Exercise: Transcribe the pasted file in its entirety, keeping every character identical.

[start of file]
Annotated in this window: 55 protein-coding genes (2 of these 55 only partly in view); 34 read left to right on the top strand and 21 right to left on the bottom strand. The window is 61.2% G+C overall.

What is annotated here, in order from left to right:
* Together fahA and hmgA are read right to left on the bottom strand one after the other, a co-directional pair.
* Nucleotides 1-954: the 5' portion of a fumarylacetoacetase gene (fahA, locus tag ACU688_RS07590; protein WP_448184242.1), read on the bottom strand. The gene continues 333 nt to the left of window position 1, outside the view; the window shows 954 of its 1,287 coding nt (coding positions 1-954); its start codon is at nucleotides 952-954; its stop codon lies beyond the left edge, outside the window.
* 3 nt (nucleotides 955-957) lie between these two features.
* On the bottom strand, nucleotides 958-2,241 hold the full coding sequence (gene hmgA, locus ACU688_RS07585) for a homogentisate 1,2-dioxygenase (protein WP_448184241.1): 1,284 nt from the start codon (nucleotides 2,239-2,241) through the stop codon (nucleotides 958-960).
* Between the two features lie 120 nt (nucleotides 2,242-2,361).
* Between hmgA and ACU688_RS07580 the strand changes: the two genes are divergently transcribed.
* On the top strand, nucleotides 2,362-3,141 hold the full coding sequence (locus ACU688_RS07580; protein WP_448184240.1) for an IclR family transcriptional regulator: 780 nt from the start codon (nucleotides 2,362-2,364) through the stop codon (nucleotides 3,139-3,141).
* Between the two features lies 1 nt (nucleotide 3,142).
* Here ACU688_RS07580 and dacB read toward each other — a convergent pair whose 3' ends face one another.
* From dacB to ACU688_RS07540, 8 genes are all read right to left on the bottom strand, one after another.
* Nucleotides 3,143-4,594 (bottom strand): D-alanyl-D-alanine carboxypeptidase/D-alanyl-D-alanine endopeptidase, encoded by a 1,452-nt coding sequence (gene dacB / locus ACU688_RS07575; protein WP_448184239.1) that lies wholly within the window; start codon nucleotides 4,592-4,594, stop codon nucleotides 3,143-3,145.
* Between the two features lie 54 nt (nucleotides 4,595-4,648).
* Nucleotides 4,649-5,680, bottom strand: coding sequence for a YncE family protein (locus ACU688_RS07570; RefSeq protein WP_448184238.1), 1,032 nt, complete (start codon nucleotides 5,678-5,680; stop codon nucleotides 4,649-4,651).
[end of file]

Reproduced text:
Annotated in this window: 55 protein-coding genes (2 of these 55 only partly in view); 34 read left to right on the top strand and 21 right to left on the bottom strand. The window is 61.2% G+C overall.

What is annotated here, in order from left to right:
* Together fahA and hmgA are read right to left on the bottom strand one after the other, a co-directional pair.
* Nucleotides 1-954: the 5' portion of a fumarylacetoacetase gene (fahA, locus tag ACU688_RS07590; protein WP_448184242.1), read on the bottom strand. The gene continues 333 nt to the left of window position 1, outside the view; the window shows 954 of its 1,287 coding nt (coding positions 1-954); its start codon is at nucleotides 952-954; its stop codon lies beyond the left edge, outside the window.
* 3 nt (nucleotides 955-957) lie between these two features.
* On the bottom strand, nucleotides 958-2,241 hold the full coding sequence (gene hmgA, locus ACU688_RS07585) for a homogentisate 1,2-dioxygenase (protein WP_448184241.1): 1,284 nt from the start codon (nucleotides 2,239-2,241) through the stop codon (nucleotides 958-960).
* Between the two features lie 120 nt (nucleotides 2,242-2,361).
* Between hmgA and ACU688_RS07580 the strand changes: the two genes are divergently transcribed.
* On the top strand, nucleotides 2,362-3,141 hold the full coding sequence (locus ACU688_RS07580; protein WP_448184240.1) for an IclR family transcriptional regulator: 780 nt from the start codon (nucleotides 2,362-2,364) through the stop codon (nucleotides 3,139-3,141).
* Between the two features lies 1 nt (nucleotide 3,142).
* Here ACU688_RS07580 and dacB read toward each other — a convergent pair whose 3' ends face one another.
* From dacB to ACU688_RS07540, 8 genes are all read right to left on the bottom strand, one after another.
* Nucleotides 3,143-4,594 (bottom strand): D-alanyl-D-alanine carboxypeptidase/D-alanyl-D-alanine endopeptidase, encoded by a 1,452-nt coding sequence (gene dacB / locus ACU688_RS07575; protein WP_448184239.1) that lies wholly within the window; start codon nucleotides 4,592-4,594, stop codon nucleotides 3,143-3,145.
* Between the two features lie 54 nt (nucleotides 4,595-4,648).
* Nucleotides 4,649-5,680, bottom strand: coding sequence for a YncE family protein (locus ACU688_RS07570; RefSeq protein WP_448184238.1), 1,032 nt, complete (start codon nucleotides 5,678-5,680; stop codon nucleotides 4,649-4,651).